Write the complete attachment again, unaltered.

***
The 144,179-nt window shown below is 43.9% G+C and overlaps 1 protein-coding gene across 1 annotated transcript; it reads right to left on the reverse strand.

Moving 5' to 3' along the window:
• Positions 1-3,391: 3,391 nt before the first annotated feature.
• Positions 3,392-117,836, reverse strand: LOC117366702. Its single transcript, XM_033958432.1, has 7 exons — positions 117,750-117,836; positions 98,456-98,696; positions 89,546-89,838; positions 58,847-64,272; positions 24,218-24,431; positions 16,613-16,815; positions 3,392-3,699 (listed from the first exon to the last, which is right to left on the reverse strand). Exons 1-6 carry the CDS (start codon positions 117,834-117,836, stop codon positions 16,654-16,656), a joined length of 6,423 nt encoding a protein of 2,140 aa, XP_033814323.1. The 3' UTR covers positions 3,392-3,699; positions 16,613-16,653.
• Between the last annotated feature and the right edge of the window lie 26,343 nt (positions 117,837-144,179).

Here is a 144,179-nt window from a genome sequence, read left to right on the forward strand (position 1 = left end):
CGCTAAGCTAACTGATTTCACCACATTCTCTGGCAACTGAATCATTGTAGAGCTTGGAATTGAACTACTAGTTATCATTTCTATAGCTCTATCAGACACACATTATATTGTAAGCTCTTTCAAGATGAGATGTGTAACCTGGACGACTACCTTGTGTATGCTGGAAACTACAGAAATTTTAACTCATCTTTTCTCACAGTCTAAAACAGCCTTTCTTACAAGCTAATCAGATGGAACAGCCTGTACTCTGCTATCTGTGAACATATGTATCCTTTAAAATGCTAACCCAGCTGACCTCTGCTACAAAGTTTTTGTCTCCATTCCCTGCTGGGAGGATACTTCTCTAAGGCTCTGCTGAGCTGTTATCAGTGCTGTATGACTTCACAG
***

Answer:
The 144,179-nt window shown below is 43.9% G+C and overlaps 1 protein-coding gene across 1 annotated transcript; it reads right to left on the reverse strand.

Moving 5' to 3' along the window:
• Positions 1-3,391: 3,391 nt before the first annotated feature.
• Positions 3,392-117,836, reverse strand: LOC117366702. Its single transcript, XM_033958432.1, has 7 exons — positions 117,750-117,836; positions 98,456-98,696; positions 89,546-89,838; positions 58,847-64,272; positions 24,218-24,431; positions 16,613-16,815; positions 3,392-3,699 (listed from the first exon to the last, which is right to left on the reverse strand). Exons 1-6 carry the CDS (start codon positions 117,834-117,836, stop codon positions 16,654-16,656), a joined length of 6,423 nt encoding a protein of 2,140 aa, XP_033814323.1. The 3' UTR covers positions 3,392-3,699; positions 16,613-16,653.
• Between the last annotated feature and the right edge of the window lie 26,343 nt (positions 117,837-144,179).

Here is a 144,179-nt window from a genome sequence, read left to right on the forward strand (position 1 = left end):
CGCTAAGCTAACTGATTTCACCACATTCTCTGGCAACTGAATCATTGTAGAGCTTGGAATTGAACTACTAGTTATCATTTCTATAGCTCTATCAGACACACATTATATTGTAAGCTCTTTCAAGATGAGATGTGTAACCTGGACGACTACCTTGTGTATGCTGGAAACTACAGAAATTTTAACTCATCTTTTCTCACAGTCTAAAACAGCCTTTCTTACAAGCTAATCAGATGGAACAGCCTGTACTCTGCTATCTGTGAACATATGTATCCTTTAAAATGCTAACCCAGCTGACCTCTGCTACAAAGTTTTTGTCTCCATTCCCTGCTGGGAGGATACTTCTCTAAGGCTCTGCTGAGCTGTTATCAGTGCTGTATGACTTCACAG